In Disney’s 2007 film “Meet the Robinsons,” a young orphan named Lewis begins to lose hope of being adopted, because his eccentric inventions scare off potential parents. Lewis is taken to the future in a time machine by a mysterious Wilbur Robinson, who turns out to be Lewis’ future son. In the future, grown-up Lewis is a successful inventor, whose creations have made others happy and bettered society, restoring faith in young Lewis that things will get better for him.
Much like Lewis, when creating an alternative brew, the founders of Venice, Calif.-based HOP WTR, sought to create a “better-for-you” drink for consumers to enjoy.
HOP WTR Co-founders Jordan Bass and Nick Taranto have always enjoyed celebrating achievements with “an ice cold beer after a long day.” But Bass, who also serves as the company’s CEO, says that, after some time, those cold ones didn’t fit in with their health and wellness goals.
“We noticed the full-belly, foggy-headed feeling would stick with us in the morning and felt it was holding us back from tackling the day ahead, but we didn’t want to give up on the ritual of celebrating those small moments,” Bass explains.
In 2020, Bass recalls turning the backyard into a micro-brewery and using different formulas, ingredients and flavors to achieve the desired hop flavor, while also providing hydration. After just nine months, the pair found the ideal recipe and launched HOP WTR.
“While a lot went into the creation of HOP WTR, it never once felt like work to us,” Bass says. “We feel proud of the product we created and love getting to produce new flavors to share with others.”
Paving the way for the sober curious
As the “sober curious” movement gains popularity, more and more non-alcohol options are entering the market.
Bass considers the current low and no-alcohol category to be “on fire.” With low and no-alcohol beer, wine and spirit sales at $4 billion in the United States, a 46% increase from two years ago, Bass says, he expects the category to only continue to grow.
“Younger consumers in particular have decided to go completely sober or join the ‘sober curious’ movement, meaning they have begun to re-evaluate their long-term relationships with alcohol,” Bass notes. “This is, in part, due to trends such as Sober October and Dry January, where individuals are taking part in these lifestyle changes for a short period of time, then decide to continue them as they see noticeable health benefits from reducing their drinking.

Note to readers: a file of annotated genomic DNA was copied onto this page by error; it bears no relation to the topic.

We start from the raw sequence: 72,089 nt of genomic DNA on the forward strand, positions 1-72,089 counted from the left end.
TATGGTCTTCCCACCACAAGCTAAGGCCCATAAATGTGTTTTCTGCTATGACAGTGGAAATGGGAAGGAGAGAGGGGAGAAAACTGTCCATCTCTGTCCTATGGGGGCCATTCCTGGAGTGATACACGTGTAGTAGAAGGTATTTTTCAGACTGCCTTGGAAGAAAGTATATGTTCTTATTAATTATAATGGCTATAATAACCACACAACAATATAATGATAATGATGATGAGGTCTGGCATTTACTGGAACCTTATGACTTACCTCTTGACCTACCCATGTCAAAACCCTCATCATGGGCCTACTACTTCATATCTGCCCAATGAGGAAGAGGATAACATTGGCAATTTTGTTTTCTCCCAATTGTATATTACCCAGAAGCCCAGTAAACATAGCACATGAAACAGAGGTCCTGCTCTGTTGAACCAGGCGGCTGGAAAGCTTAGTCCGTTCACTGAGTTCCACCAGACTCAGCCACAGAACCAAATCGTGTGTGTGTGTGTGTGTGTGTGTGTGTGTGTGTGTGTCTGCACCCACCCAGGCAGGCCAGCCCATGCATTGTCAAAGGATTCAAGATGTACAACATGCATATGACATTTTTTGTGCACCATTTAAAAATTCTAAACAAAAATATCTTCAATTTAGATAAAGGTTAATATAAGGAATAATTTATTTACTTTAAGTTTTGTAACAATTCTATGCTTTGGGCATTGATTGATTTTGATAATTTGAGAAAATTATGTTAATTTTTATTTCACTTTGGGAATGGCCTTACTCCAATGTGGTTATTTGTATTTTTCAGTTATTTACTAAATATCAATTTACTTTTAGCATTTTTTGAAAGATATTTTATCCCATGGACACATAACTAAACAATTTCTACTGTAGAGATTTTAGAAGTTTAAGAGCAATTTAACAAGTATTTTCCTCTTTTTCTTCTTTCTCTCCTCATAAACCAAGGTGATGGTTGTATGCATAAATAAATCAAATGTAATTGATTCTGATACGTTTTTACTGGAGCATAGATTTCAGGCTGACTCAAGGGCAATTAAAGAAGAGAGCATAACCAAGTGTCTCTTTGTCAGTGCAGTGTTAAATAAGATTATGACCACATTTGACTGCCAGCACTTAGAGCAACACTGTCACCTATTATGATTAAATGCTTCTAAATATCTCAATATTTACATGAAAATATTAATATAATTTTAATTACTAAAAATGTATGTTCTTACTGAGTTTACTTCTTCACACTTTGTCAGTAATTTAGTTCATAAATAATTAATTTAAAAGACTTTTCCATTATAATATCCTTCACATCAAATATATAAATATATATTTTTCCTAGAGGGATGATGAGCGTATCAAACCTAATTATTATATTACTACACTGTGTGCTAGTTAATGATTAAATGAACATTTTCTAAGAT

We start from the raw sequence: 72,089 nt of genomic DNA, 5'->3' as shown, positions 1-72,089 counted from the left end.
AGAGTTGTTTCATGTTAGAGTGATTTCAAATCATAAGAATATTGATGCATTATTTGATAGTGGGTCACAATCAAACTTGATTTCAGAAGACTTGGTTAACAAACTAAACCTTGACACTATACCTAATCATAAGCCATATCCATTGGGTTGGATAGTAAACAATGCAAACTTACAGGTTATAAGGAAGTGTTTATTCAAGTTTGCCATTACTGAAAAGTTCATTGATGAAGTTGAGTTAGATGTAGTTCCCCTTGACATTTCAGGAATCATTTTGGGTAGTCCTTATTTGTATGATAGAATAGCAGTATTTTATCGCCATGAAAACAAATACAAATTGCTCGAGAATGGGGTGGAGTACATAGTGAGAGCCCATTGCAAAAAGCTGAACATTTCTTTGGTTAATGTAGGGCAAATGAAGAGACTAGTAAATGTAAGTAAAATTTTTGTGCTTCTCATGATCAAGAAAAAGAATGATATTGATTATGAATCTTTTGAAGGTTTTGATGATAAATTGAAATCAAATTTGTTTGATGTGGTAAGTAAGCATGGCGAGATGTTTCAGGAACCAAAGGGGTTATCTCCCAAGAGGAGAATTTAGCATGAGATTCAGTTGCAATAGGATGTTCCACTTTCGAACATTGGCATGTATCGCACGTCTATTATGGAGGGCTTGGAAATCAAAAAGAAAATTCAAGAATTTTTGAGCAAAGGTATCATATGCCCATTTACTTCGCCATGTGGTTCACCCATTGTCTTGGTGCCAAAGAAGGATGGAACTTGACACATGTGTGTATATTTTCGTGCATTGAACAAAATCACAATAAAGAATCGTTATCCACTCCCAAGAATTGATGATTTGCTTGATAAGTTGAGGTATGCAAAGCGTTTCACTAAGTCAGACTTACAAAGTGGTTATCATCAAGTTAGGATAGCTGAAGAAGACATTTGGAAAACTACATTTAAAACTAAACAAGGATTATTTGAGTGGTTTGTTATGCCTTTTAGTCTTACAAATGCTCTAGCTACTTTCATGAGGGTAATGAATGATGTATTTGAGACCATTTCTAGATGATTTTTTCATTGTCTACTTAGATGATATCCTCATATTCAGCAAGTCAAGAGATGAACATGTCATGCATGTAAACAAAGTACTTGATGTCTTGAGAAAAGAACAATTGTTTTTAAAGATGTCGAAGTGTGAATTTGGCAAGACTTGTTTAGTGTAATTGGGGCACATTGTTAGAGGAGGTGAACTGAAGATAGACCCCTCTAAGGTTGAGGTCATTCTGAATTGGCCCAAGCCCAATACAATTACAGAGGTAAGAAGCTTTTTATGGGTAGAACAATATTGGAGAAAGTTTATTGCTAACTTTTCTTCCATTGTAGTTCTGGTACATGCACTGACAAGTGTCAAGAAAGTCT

“This provides a tremendous opportunity for our brand to engage with consumers looking to re-evaluate their relationship with alcohol,” Bass continues. “In recent years, hoppy water has become a category of its own. With tremendous momentum, and delicious flavors adding incrementally, HOP WTR is the leading brand within the category.”
A better-for-you brew
Aside from not containing alcohol, HOP WTR is loaded with beneficial ingredients. Each beverage is gluten free, sugar free, vegan and keto-friendly.
Citra, Amarillo, Mosaic and Azacca hops are included in the beverage, as well as mood-boosting ingredients and the daily dose of vitamin C.
“While often overshadowed by the effects of alcohol, hops have natural calming benefits that help you unwind,” Bass says. “HOP WTR also combines the benefits of hops with mood-boosting, stress-busting adaptogens and nootropics and infuses all of these good-for-you ingredients in crisp sparkling water that not only tastes good, but makes you feel good, too.”
Noting that the beauty of HOP WTR is its ability to be enjoyed at any time of day, popular flavors include Blood Orange for consumers who prefer fruiter beverages and Classic for those who enjoy a bold, hoppy taste, Bass says.
For Dry January, the company released a limited-edition Ginger Limeade beverage to appeal to consumers during a time when many choose to cut out alcohol.
“It has a nice, refreshing taste from the lime and the ginger gives it that little kick of spice; we thought it was the perfect way for consumers to get excited about Dry January and have a beverage that would satisfy their craving for a beer or a cocktail,” Bass explains. “We say it’s our version of a Moscow Mule.”
The company also launched a HOP LOCKR campaign, giving away 50 lockers to fans to lock up their booze and stick to wellness goals. In addition to the locker, winners received a month’s supply of HOP WTR “to make their Dry January easier than ever.”
“Another marketing initiative for Dry January was a limited-edition Slowtide fitness towel that was created in partnership with fitness trainer and wellness activist, Kaisa Keranen, and was sold on hopwtr.com as part of our fitness bundle — perfect for workouts and implementing a healthier overall lifestyle,” Bass says.
The bundle included a 12-pack of Blood Orange Hop WTR and a 12-pack of Peach HOP WTR — two of Keranen’s favorite flavors — as well as the highly absorbent, quick-drying and lightweight towel.
What’s next for HOP WTR
As more consumers hunt for functional beverages within the water and seltzer categories, Bass notes that hop water, as a category of its own, is gaining traction.
“As we continue to see the sober curious movement gain momentum and hoppy waters and functional beverages become more popular than ever, we’re excited to continue to provide consumers with a refreshing, ‘better-for-you,’ non-alc beverage,” he says.
The brand itself offers five flavors: Classic, Mango, Blood Orange, Lime and Peach. It can be found at retailers nationwide, including Kroger, Target and Total Wine. The beverage also can be purchased online through the company’s website, as well as on Amazon.
Bass adds that HOP WTR is set to increase their distribution footprint this year.
“We are always looking for ways to bring more offerings to our consumers and are excited to show fans what’s next for HOP WTR in 2023,” he says.